It was half past eleven. Sirre fetched a microfibre cloth from the utility room and wiped the dust from the small bronze sculptures she had bought from Galleria Sculptor. She did not know who the young Finnish sculptor was who had made them, but as abstracts they went well with the broad and simple window ledges, and they induced one to imagine what they represented. They were surprisingly heavy. For some reason Sirre had initially avoided art galleries, in her memory there was some trauma connected with art, and in her new life she did not feel like thinking about it. Now she experienced art in terms of its surface, superficially. She wasn’t interested in the person who had made it, just as she didn’t give a damn about who had designed the dining room furniture or the ceiling lamp. She decided to go and have lunch at the Nepalese place. It was a small and cosy restaurant. Its lunchtime clientele included civil servants, graphic designers, people in the film industry, architects. The calm buzz of voices reminded her of a wasps’ nest at night. These people knew how to hang together. They ate in a leisurely fashion. Their lunchtime was a different affair from the hour-long lunch break at the hospital, where the staff ate film-wrapped sandwiches as they ran from one ward to the other. A jangling, discordant tape recording droned away behind the Finnish consensus. As she picked at the rice with her fork Sirre felt lonely. Which group did she belong to? Housewives didn't have a union. Assar was hardly ever away from his job. Vita was in fourth grade at school. Dear Vita! Sirre would give her a surprise and fetch her straight from school. Vita wouldn’t have to go to her extra afternoon class. It was wonderful – she was so lucky to have a child. At the same time she remembered that Assar was still unwilling to sign the adoption papers that would make Vita her own. Sirre drank two glasses of water. She had a moral responsibility to take care of Vita. She was Vita’s mother in a practical and ethical sense, and she must not think about side issues. Sirre left the rice uneaten, as was nowadays advised. She would leave the restaurant, go to the school, quick quick, before Vita had time to start playing in the playground with the other children.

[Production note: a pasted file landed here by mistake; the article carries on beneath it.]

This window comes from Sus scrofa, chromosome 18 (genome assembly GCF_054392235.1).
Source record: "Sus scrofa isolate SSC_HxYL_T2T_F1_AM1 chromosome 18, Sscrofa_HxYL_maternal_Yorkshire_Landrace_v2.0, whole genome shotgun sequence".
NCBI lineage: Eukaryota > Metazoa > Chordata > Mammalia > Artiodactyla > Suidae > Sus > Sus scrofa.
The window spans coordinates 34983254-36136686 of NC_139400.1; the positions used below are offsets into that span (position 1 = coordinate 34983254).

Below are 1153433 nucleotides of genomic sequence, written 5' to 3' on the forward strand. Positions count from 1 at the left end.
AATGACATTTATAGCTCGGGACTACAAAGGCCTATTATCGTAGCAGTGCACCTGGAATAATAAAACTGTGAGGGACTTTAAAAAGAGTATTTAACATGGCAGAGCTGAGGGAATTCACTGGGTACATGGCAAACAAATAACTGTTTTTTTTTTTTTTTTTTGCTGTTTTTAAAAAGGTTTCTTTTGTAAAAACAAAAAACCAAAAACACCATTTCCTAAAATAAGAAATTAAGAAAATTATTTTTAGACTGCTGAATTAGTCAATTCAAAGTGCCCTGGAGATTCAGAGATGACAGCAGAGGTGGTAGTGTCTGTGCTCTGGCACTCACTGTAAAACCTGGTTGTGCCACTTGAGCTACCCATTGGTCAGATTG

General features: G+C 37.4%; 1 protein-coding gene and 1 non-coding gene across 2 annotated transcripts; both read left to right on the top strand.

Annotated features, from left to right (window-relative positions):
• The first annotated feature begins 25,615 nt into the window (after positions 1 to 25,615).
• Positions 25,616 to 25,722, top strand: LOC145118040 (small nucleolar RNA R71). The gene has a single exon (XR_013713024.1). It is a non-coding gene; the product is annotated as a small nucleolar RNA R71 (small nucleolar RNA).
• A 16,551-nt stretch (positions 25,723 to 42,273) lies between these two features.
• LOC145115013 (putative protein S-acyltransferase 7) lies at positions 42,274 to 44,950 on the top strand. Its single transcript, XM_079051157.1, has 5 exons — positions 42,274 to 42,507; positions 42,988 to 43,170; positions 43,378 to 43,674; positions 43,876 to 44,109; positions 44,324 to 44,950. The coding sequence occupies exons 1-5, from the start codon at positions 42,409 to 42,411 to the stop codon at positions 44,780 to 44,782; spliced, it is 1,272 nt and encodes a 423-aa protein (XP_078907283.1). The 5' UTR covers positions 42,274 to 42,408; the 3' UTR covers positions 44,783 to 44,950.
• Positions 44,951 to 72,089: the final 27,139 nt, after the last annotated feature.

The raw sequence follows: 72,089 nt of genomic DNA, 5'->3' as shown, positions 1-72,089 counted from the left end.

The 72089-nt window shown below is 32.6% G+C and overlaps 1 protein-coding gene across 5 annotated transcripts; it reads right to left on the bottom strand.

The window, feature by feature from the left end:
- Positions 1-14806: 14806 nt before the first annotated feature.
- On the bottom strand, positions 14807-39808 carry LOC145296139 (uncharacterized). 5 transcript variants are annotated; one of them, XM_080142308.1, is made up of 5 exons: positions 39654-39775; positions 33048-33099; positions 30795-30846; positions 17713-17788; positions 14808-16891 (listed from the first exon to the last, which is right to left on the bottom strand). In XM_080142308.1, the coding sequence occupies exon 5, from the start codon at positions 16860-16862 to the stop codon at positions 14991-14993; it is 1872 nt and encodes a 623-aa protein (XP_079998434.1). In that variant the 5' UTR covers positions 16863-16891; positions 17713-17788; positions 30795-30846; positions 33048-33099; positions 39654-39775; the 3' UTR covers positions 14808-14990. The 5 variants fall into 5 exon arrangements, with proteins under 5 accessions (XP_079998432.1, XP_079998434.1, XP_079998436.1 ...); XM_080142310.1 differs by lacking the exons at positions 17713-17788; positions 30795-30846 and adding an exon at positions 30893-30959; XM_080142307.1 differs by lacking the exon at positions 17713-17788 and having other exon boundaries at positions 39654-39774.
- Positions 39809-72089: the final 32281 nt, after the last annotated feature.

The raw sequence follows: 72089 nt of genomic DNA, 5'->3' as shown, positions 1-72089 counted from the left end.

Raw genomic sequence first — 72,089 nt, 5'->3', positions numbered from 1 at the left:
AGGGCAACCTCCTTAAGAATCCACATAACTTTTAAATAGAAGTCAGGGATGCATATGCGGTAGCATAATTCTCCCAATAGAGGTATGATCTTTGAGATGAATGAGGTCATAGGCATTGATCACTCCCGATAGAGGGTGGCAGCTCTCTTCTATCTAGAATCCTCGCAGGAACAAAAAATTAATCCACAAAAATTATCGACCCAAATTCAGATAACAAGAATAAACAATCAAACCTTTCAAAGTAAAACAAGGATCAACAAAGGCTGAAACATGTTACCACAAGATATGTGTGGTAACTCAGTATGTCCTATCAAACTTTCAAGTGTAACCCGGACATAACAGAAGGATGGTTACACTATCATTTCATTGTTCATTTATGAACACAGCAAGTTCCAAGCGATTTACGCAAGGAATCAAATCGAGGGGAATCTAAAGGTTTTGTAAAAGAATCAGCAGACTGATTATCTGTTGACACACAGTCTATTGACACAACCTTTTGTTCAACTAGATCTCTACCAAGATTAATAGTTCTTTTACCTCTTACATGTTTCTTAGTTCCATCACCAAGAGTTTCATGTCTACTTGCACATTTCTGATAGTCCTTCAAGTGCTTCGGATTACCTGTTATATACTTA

Behind the old prison the children’s shouts rose in the air like the snowballs. The junior school was in red-brick building that also housed the kindergarten and the sports hall. Inside, the premises which had been reconditioned from an old turbine factory were white and high-ceilinged, enlivened on the outside by the original dark red brick wall. The old decommissioned chimneystack rose from the schoolyard like a tower erected in honour of learning. In this part of town the children were red-cheeked and warmly dressed. She did not see a child left out of games, or kicking the ice alone in a corner. The girls were prettily dressed, their long tresses tied up in pigtails. The pigtails reached far down their backs. Vita’s jacket was covered in black and wine-red squares.
Sirre stood outside the school to wait. She expected that Vita would come running to her as soon as she saw her. Vita said goodbye to her friends and ran to hug her.
“Mummy’s here! My Mummy’s here!” she cried.
Housewife - 1